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Rinse:22 Charlie Frame , June 13th, 2013 05:59

You feel that? A disturbance in the bass-time continuum. Maybe it went unnoticed because it's something so old, so true, so certain, that we've come to take it as a given. The sun will rise tomorrow. Capitalism will prevail. The establishment will remain established. You will always be broke. The clock in the kitchen will make you miss your morning train even though you know it's four minutes slow and yet you still can't be fucked to get up on the counter to adjust the thing. Shit will happen, because it always has and always will. And just like all these inevitabilities, there will always be a unified dance scene to get behind - something we can all latch on to and agree upon. There will always be an endless well of inspiration that rejuvenates itself every few years in the form of hardcore, jungle, drum & bass, garage, grime, dubstep… It'll be like this, always and forever, until the universe reaches maximum entropy and swallows us all.

But wait, hold up, hold up, spin it back. What exactly is that you're playing there, mate? I mean, what's it called? 'Cause last time I checked it was all about the dubstep. You know: Mala, Benga, Pinch, Skream, Burial, that one geezer from Scotland? So what are we calling this again? What's the tempo? Where's it coming from?

The answers have been there since the early days of rave. The '90s and 2000s were characterised by a steady procession of dominant genres bowing out as each exhausted its course. But since the dawn of the decade it seems this natural progression hasn't so much slowed as scattered, split, dissipated into countless micro-scenes helmed by individual developers attempting to carve their own notch into the woodface. The all-consuming rise and eventual decline of dubstep has left a gaping hole in the fabric of dance with no one true contender fit to fill it. It seems that the once-heralded (and here's a term I haven't heard bandied about in a while) 'hardcore continuum' no longer consists of a clear linear path, rather a mycelium of branches reaching, twisting and wrapping around each other, helped in no small part by the proliferation of the online global village.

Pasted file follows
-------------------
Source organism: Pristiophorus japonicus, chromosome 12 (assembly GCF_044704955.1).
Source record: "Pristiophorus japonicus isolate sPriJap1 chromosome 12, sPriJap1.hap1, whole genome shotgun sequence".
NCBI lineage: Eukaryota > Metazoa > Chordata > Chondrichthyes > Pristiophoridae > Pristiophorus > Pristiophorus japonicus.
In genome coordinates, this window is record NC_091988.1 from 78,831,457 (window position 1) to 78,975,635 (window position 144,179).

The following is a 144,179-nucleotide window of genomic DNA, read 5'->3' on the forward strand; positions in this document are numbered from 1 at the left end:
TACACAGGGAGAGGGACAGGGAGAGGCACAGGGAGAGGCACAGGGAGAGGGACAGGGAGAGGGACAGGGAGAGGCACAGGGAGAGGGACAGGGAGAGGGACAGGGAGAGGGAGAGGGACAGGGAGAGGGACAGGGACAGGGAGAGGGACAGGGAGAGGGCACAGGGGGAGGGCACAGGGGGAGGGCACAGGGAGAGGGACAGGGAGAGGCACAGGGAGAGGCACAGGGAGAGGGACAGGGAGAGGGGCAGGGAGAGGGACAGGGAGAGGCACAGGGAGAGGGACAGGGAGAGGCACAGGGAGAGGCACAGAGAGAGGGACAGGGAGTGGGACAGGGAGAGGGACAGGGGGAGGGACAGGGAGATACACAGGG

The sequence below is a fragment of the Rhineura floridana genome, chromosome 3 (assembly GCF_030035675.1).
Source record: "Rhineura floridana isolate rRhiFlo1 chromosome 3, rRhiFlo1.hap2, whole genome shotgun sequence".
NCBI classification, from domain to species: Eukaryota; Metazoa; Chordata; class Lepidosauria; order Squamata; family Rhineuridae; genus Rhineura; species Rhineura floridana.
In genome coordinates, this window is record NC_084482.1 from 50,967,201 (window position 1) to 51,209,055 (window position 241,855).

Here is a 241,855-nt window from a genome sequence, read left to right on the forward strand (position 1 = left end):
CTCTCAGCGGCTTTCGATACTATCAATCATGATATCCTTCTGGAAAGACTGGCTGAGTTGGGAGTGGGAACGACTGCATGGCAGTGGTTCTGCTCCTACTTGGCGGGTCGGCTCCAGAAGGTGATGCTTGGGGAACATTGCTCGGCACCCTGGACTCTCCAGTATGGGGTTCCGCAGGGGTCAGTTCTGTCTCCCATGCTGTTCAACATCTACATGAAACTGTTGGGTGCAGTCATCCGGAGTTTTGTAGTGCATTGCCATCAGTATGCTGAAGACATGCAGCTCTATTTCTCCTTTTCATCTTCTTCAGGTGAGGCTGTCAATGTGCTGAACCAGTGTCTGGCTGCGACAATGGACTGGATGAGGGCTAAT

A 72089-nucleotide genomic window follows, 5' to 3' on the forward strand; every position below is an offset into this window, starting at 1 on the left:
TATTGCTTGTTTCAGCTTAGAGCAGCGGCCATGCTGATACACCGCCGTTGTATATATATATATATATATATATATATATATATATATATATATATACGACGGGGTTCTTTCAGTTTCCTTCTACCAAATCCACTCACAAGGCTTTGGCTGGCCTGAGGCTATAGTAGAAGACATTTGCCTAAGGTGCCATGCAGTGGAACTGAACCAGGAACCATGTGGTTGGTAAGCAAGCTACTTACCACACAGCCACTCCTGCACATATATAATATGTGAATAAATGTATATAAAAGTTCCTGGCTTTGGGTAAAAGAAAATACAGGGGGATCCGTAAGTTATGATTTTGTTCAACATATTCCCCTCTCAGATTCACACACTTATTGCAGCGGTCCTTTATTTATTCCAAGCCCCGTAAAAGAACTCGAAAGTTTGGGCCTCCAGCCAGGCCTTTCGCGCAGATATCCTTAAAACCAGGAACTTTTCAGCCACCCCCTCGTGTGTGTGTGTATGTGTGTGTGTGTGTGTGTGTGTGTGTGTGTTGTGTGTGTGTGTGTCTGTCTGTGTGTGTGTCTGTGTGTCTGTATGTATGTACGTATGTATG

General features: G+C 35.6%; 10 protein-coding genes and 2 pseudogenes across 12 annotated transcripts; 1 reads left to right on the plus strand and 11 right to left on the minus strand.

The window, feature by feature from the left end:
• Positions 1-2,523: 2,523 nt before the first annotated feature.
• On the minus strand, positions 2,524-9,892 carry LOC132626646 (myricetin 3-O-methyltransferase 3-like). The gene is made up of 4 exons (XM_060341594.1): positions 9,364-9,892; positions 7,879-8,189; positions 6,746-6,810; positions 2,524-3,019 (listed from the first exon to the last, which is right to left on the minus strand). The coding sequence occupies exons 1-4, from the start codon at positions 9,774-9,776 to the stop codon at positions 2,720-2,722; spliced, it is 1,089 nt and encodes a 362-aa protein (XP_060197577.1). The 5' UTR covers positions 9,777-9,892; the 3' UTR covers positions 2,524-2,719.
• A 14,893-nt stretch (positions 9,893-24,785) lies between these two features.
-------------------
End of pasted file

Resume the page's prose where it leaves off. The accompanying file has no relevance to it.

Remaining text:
From trap to afrobeats, juke to jackin' house, 2013's bass topography is dizzying, spanning not just a handful of London postcodes but entire continents with artists from all camps happily swapping remixes and collab work. The advent of Soundcloud has levelled the dance marketplace, allowing anyone in the world to access tunes from anywhere else, be the artist well-known or small-time. The idea of a homogenous subgenre like jackin' house in Leeds or footwork in Chicago staying within the confines of their respective cities seems highly unlikely today. Even the 140bpm massive started experimenting with 4/4 beats a few year ago, spawning techno/house hybrid guys like Pangaea, Blawan and Mosca. There's a wind whistling through the pigeonholes and it's giving purists a severe crook in the neck.